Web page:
Questionable Motives

April 17, 2010

Why is non belief NOT a different kind of belief?

Filed under: abuse,Argument,belief,Criticism,Irony,Language,Religion — tildeb @ 5:11 pm

A reasonable person may immediately grasp why this simple question has an obvious answer: if non belief were just another kind of belief, then the semantics of the two terms would make them identical in meaning. But the two terms are not identical in meaning: one means the opposite and negation of the other. That’s why the term ‘non’ is intentionally included.

If belief can be defined as a mental attitude of acceptance or assent toward a proposition without the full intellectual knowledge required to guarantee its truth, and faith a further acceptance without ANY intellectual knowledge required to guarantee its truth, then the opposite meaning defines non belief – a refusal to maintain faith in the absence of evidence, and an unwillingness to accept or give assent towards any proposition that has insufficient knowledge to inform its truth value.

I continue to read criticism after criticism of those who dare claim religious non belief by people of religious faith who make the gross intellectual mistake of equating non belief as just another kind of belief, that non believers are another kind of believer, that the dogma of religious non belief is similar to the dogma of religious belief. The latest shrill and strident rant from the militant religious apologist author Rory Fitzgerald over at HuffPo is a prime example of the colossal stupidity and willful abuse of language necessary to falsely equate the kind of effects of religious belief with the kind of effects of religious non belief.

To address this single question – why is non belief NOT a different kind of belief AT ALL – let us go on a short thought journey: if you are not married, is your marital status that of being married? Is an unmarried person just another kind of married person? Really? Of course not! A non married person has none of the requirements to meet the criteria of being married – most especially that of a spouse! And without that rather central feature of those who are married, the non married is NOT another kind of married person.

Yet religious apologists who mistake non belief as another kind of belief are forever equating non belief to all kinds of the most negative aspects of religious extremism… aspects like fundamentalism and evangelicalism, intolerance and bigotry. The irony seems to remain hidden from  these writers and speakers who (so willingly abuse the language if it suits their purpose)  reveal the inevitable and worst excesses of their own religious belief to represent those who reject religious belief for the very same excesses! If one rejects religious belief for the excess of fundamentalism, for example, then to be labeled as a fundamentalist by religious believers for rejecting fundamentalism is something akin to labeling religious believers as non believers for rejecting non belief. It’s nonsense, of course. And those who rely on supporting their opinion with such nonsensical linguistic mutilation deserve our undisputed disdain for their abuse. If you need to change the language to suit your opinion, then that’s a pretty reasonable indicator that it is your opinion that is lacking merit.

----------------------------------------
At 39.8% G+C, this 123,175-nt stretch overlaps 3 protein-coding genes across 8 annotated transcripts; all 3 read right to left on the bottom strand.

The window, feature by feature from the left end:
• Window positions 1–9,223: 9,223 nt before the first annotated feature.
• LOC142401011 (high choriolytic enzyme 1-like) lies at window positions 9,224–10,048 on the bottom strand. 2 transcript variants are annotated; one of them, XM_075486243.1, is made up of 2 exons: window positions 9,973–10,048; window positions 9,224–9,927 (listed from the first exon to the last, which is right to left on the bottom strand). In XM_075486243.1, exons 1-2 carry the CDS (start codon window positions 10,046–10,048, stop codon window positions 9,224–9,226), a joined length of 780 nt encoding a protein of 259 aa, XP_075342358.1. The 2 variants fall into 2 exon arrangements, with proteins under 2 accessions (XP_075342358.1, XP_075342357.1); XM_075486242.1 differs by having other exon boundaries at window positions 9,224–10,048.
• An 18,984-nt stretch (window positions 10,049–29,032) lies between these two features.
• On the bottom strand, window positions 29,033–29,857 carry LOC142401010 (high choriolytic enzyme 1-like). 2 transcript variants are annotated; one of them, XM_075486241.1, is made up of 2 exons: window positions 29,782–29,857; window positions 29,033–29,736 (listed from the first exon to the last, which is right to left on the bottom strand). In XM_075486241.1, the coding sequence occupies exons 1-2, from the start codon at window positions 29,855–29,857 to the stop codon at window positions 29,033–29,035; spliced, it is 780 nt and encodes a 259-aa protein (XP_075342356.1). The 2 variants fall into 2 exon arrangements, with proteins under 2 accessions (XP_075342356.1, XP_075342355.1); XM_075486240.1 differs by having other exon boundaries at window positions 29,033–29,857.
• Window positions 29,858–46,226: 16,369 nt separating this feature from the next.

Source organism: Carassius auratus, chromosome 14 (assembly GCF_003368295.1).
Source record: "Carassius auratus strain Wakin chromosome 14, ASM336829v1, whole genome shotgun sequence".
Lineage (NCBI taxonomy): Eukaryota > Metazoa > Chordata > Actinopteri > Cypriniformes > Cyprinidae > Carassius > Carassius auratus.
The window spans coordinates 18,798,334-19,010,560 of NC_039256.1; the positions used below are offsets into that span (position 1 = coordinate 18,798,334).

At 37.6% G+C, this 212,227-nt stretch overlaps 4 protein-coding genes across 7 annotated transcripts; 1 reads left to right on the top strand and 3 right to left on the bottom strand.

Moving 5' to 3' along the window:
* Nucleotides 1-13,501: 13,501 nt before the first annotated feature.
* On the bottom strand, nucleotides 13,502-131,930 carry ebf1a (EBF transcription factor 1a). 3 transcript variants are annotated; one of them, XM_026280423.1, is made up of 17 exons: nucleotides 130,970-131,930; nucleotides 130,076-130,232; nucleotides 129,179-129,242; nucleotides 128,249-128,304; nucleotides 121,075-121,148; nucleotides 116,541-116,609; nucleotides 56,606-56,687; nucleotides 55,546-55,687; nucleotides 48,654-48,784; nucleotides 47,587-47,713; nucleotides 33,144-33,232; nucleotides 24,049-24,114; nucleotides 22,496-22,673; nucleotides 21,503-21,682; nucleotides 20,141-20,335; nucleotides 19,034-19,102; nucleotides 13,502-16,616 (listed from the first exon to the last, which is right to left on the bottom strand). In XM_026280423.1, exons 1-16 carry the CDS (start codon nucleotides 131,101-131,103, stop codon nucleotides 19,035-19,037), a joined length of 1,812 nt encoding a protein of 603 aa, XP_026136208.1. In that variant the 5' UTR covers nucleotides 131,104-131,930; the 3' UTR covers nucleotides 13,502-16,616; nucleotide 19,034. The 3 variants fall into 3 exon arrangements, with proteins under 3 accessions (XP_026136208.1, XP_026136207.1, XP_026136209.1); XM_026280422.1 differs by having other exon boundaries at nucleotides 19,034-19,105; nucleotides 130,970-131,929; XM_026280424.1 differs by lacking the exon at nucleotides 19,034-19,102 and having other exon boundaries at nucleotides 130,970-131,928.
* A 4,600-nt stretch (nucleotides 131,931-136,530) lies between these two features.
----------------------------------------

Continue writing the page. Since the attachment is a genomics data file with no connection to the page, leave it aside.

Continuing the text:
1. I think atheism is a belief – it is a belief in our own capabilities to use our reason to solve problems and answer questions that were once designated to god.

    One of the common themes in the religious, is a lack of human ambition, and acknowledgement of our achievements as a species -i.e. the lack of belief in the human species.

    Comment by misunderstoodranter — April 18, 2010 @ 7:05 am | Reply

    • I think it is much, much simpler than that, MUR. We believe many things that may or may not be true but the reasonable person rejects beliefs that are without justification. And ‘belief’ is a word that has more than one meaning, a slippery term to mean ‘think’ and/or ‘suspect’ in one instance and ‘faith’ in another. It’s important that we understand which meaning we are talking about.

      Regarding religious belief, it is self evident that no belief (in the sense of ‘faith’) is required for justified natural truth claims like the heliocentric theory or the theory of gravity. But when truth claims are made regarding the supernatural, we run into an insurmountable problem of epistemology… of determining some means to examine how the claim is informed and justified. That is why religious truth claims regarding their supernatural aspects are, upon examination, simply incoherent because terms like ‘god’ have no meaningful definition of anything in the natural sense. When we believe in a supernatural explanation, we have left behind any means to justify that claim except through belief in the sense of faith. Those who are unwilling to accept that method as meaningful are refuting this kind of ‘belief’ as any way to know anything about anything.

      The common term for this non belief in the value of any supernatural justification to a truth claim is atheism and we are all atheists all the time for almost every supernatural claim we come across. The religious, however, ARE willing to grant value to a very specific and quite narrow set of supernatural claims that inform the religious belief they have chosen to support. These religious beliefs are held to be true, but all other religious beliefs are not. Jesus as god incarnate is true (for example) but Horus as god incarnate is not. For religious believers who accept faith as a means to justify a truth claim by supernatural methodology to determine which truth claim is true – Jesus or Horus in this case – they are left flapping in the epistemological wind. Atheists do not suffer from such ill winds.

      So when we talk about atheism as a belief set, we are in fact talking about a negation of the method used to inform faith: belief without any natural means to investigate. Atheism is a term used to describe those of us who insist on methodological naturalism to inform truth claims. This is a practical method for acquiring knowledge about the universe and everything it contains. It requires that truth claim hypotheses be explained and tested only by reference to natural causes and events. All else, all other truth claims that go beyond the natural, are simply conjecture and assertion and assumption that not only yields no knowledge but cannot yield knowledge. Faith in the supernatural as a legitimate method to gain knowledge about the natural world is an epistemological black hole.